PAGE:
Goals aligned with our governing values are far more likely to be accomplished because they truly matter. They are linked to core beliefs, and core beliefs are unique to an individual. People who fail to achieve their goals are often those who take the least amount of time to uncover their “why”.

Strategies for effective goal setting

There are numerous strategies for enhancing goal setting. One of the most successful is one that is easily understood.

1. Make Your Goals SMART

The SMART acronym has become synonymous with goal setting and it’s especially helpful for those struggling to select and set the right strategy. Here’s how it breaks down:

S: Specific. Is the goal clear?

M: Measurable. Can you easily measure your progress?

A: Achievable. Is the goal realistic and attainable?

R: Relevant. Does your goal align with your long-term aspirations, interests and values?

T: Time-bound. By when do you want to reach your goals?

For those who don’t quite know what an effective goal-setting strategy looks like, SMART provides the most effective and quickest checklist possible. It can also move the needle on what’s considered achievable.

Setting specific and challenging goals led to higher performance 90% of the time for companies studied, according to a study.

2. Visualise Success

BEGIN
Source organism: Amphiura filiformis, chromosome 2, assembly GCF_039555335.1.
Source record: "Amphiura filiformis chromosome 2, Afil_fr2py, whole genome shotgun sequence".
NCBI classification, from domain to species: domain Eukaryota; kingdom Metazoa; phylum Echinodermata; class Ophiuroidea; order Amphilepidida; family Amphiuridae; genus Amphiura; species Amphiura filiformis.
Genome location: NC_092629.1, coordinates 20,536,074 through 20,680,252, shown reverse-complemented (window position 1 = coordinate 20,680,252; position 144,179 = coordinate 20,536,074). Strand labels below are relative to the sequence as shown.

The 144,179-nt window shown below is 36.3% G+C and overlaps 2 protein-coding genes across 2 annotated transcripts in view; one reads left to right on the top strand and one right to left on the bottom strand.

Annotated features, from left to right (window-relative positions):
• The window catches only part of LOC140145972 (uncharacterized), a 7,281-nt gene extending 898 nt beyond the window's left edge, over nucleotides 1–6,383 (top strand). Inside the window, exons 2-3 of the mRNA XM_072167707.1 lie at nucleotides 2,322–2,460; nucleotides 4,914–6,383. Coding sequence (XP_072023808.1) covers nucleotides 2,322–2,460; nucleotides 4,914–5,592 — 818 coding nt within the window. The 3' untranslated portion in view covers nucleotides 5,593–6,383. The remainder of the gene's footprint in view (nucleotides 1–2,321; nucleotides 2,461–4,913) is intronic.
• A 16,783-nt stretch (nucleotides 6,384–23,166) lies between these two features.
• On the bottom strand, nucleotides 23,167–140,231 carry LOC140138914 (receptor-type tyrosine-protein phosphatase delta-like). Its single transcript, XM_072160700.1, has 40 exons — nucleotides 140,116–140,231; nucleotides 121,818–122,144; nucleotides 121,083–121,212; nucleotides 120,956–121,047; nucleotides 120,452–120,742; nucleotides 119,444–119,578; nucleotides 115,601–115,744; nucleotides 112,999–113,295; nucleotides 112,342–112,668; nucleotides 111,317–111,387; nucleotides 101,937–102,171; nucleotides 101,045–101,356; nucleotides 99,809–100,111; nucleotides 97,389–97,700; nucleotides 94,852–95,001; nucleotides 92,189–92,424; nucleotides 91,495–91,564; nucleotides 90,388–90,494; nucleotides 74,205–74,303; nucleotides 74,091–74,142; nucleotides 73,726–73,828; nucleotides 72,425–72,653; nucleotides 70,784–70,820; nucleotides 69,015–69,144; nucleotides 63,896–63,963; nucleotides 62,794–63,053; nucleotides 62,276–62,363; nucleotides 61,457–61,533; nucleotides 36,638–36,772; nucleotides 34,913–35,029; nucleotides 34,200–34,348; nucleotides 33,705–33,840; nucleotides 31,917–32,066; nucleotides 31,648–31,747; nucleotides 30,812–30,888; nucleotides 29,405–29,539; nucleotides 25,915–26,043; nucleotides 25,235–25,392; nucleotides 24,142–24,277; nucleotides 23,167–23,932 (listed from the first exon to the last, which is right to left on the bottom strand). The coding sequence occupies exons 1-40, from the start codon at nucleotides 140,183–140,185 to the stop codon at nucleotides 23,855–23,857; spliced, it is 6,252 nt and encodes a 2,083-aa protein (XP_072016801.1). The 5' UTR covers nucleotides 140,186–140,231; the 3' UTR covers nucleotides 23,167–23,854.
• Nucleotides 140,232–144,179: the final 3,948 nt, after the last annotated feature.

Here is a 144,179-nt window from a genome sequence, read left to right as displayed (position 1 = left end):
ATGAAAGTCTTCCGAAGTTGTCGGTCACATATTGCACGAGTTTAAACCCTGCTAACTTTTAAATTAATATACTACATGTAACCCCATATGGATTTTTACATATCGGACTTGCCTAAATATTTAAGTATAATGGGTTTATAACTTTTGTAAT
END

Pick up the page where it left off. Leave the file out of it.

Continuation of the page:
Habit 2 of The 7 Habits of Highly Effective People is Begin With the End in Mind®. This is an acknowledgment of the importance of visualisation.

Just as the construction of a building follows a blueprint, the physical act of reaching your goals follows the mental act of creating them initially. Being mindful upfront about what success looks like is one way to ensure it happens.

How to Use Visualisation Techniques: Are you able to picture yourself having already achieved your goals? Seeing what success looks like, even if it’s initially only in your mind, can help propel you towards the actual accomplishment.

People who want to complete a marathon don’t just wake up one day and run 26-plus miles. They envision that as a goal and then work backward. They understand what the end looks like and that allows them to chart out the steps necessary at the outset to get there.

Leveraging Yourself or a Team to Create a Roadmap: That journey towards goal achievement really does begin with the first step – but it’s helpful to also plot out the steps after that before you begin. This success roadmap will help you or a team see where they’re headed, whether something might block their path and how to logically get around it to the desired outcome.